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A Continuing Legal Trend – D.C. Ban on Non-Compete Agreements

By April 30, 2021 Employment Law

As of March 16, 2021, employees who perform work in Washington, D.C. cannot be subject to non-compete (i.e., non-competition) restrictions from their current employers.  Meaning, an employer who operates in DC cannot prohibit an employee from working for another employer (or for himself/herself), regardless of whether the work is similar to the employee’s current role and even if the other employer is a competitor.  This D.C. law is the most far reaching of all such  laws to date, as many states, including Maryland and Virgina, have limited their non-compete bans to lower income workers.

Several general points are important to note about this new law:

    1. The DC Ban on Non-Compete Agreements Amendment Act of 2020 applies to almost all employees performing work in D.C. It applies to any employer operating in D.C.
    2. The ban on non-competes applies to current employment (i.e., moonlighting) and subsequent employment.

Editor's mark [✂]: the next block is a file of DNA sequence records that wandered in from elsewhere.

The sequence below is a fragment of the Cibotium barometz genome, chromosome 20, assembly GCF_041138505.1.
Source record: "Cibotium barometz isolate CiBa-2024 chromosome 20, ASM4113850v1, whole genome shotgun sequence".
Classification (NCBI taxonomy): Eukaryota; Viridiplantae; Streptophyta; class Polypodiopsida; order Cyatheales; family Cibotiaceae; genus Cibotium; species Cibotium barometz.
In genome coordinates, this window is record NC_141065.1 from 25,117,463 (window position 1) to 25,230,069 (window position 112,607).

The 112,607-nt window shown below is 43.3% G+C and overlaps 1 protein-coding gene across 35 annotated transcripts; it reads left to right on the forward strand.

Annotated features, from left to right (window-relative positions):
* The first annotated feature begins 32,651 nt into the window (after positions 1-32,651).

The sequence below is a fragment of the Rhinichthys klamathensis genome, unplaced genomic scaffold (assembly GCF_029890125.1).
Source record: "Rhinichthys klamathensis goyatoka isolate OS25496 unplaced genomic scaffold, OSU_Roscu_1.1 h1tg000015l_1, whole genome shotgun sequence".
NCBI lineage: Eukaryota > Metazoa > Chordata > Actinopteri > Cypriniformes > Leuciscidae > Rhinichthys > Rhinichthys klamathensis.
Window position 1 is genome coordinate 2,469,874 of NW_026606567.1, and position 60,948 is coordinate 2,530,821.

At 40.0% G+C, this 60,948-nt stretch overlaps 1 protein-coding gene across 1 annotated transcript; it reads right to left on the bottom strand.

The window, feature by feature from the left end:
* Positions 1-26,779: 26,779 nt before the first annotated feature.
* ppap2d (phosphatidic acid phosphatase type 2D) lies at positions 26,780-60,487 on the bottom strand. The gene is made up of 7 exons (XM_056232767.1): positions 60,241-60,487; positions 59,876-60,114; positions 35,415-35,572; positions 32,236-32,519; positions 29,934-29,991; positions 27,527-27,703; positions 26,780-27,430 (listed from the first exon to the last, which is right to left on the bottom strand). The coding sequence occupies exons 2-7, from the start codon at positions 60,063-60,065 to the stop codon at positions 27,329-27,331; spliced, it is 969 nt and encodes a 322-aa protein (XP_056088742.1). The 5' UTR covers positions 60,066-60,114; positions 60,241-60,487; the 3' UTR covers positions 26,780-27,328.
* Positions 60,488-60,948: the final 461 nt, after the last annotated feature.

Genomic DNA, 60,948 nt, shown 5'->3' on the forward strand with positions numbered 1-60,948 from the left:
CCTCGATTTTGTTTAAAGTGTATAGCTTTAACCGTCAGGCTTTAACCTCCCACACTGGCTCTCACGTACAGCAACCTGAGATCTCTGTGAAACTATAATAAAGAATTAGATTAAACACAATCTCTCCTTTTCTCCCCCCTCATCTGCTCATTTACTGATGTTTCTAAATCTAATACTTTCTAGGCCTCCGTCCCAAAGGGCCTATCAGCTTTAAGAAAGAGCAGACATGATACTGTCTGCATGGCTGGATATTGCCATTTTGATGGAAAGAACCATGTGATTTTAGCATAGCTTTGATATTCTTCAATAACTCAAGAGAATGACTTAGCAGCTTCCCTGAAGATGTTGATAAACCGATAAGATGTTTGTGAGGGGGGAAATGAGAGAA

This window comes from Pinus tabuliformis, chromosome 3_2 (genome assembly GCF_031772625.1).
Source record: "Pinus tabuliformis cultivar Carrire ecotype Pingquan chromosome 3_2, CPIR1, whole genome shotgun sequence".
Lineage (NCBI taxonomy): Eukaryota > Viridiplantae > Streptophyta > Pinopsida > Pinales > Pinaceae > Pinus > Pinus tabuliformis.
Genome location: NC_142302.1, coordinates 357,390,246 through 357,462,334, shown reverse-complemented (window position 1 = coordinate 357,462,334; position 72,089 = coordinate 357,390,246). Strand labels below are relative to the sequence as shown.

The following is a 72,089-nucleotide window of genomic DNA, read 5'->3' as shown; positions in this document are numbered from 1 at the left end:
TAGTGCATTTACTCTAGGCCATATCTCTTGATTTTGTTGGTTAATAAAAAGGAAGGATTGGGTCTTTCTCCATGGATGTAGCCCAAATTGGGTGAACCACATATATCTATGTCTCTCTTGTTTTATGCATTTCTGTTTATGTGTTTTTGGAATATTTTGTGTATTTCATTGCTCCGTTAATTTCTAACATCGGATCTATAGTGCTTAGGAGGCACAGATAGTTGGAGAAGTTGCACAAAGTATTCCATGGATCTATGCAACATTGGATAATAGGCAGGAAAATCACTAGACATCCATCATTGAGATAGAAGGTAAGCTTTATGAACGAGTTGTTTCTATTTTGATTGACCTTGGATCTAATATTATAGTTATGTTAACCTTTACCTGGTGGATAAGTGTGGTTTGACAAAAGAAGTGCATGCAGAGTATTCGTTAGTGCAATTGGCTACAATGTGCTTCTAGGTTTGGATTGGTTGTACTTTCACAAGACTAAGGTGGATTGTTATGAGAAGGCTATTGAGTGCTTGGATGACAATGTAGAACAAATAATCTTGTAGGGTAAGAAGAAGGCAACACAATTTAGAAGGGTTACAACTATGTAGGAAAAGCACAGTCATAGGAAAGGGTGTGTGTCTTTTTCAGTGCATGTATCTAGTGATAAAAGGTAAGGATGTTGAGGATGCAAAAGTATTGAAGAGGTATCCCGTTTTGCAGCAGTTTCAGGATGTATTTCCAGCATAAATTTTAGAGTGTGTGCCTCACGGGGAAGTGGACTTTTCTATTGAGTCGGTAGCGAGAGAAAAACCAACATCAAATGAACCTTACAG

3. Non-compete agreements executed before March 16, 2021 may still be enforced, depending upon the terms and parameters of the agreement and other applicable facts and circumstances.
    4. Later this year, applicable employers will need to provide the following written notice to all current and new employees: “No employer operating in the District of Columbia may request or require any employee working in the District of Columbia to agree to a non-compete policy or agreement, in accordance with the Ban on Non-Compete Agreements Amendment Act of 2020.”

As the new law does not prohibit an employer’s right to enforce (i) protections against disclosure of confidential and other sensitive information, trade secrets, client or customer lists, etc. or (ii) the terms of enforceable non-solicitation agreements, company policies, handbooks and written agreements should immediately be reviewed and revised to most effectively protect legitimate company interests while carefully avoiding violation of the new law.


Author Faith E. Harrison

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